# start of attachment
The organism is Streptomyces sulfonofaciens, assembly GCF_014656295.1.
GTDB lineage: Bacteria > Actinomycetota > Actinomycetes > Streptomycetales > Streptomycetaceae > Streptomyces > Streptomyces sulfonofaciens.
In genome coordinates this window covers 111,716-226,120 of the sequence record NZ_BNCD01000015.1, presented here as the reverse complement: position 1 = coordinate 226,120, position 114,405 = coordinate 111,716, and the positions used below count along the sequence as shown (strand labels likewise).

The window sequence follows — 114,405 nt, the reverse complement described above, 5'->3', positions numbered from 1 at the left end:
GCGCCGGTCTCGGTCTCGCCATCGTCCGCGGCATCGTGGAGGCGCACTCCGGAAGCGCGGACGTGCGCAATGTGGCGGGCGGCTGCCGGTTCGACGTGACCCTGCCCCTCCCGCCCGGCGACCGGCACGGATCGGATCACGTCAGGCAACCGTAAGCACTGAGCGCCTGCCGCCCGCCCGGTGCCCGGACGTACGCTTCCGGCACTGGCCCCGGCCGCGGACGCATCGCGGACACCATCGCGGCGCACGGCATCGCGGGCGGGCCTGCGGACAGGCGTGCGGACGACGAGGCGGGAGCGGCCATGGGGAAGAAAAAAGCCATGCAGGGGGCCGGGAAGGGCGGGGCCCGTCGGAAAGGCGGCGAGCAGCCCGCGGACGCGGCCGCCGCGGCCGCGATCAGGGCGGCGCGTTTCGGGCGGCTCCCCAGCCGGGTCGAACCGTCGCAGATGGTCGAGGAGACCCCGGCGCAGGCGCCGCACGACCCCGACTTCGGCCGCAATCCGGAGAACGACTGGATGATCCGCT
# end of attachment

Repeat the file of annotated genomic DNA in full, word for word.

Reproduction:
The organism is Streptomyces sulfonofaciens, assembly GCF_014656295.1.
GTDB lineage: Bacteria > Actinomycetota > Actinomycetes > Streptomycetales > Streptomycetaceae > Streptomyces > Streptomyces sulfonofaciens.
In genome coordinates this window covers 111,716-226,120 of the sequence record NZ_BNCD01000015.1, presented here as the reverse complement: position 1 = coordinate 226,120, position 114,405 = coordinate 111,716, and the positions used below count along the sequence as shown (strand labels likewise).

The window sequence follows — 114,405 nt, the reverse complement described above, 5'->3', positions numbered from 1 at the left end:
GCGCCGGTCTCGGTCTCGCCATCGTCCGCGGCATCGTGGAGGCGCACTCCGGAAGCGCGGACGTGCGCAATGTGGCGGGCGGCTGCCGGTTCGACGTGACCCTGCCCCTCCCGCCCGGCGACCGGCACGGATCGGATCACGTCAGGCAACCGTAAGCACTGAGCGCCTGCCGCCCGCCCGGTGCCCGGACGTACGCTTCCGGCACTGGCCCCGGCCGCGGACGCATCGCGGACACCATCGCGGCGCACGGCATCGCGGGCGGGCCTGCGGACAGGCGTGCGGACGACGAGGCGGGAGCGGCCATGGGGAAGAAAAAAGCCATGCAGGGGGCCGGGAAGGGCGGGGCCCGTCGGAAAGGCGGCGAGCAGCCCGCGGACGCGGCCGCCGCGGCCGCGATCAGGGCGGCGCGTTTCGGGCGGCTCCCCAGCCGGGTCGAACCGTCGCAGATGGTCGAGGAGACCCCGGCGCAGGCGCCGCACGACCCCGACTTCGGCCGCAATCCGGAGAACGACTGGATGATCCGCT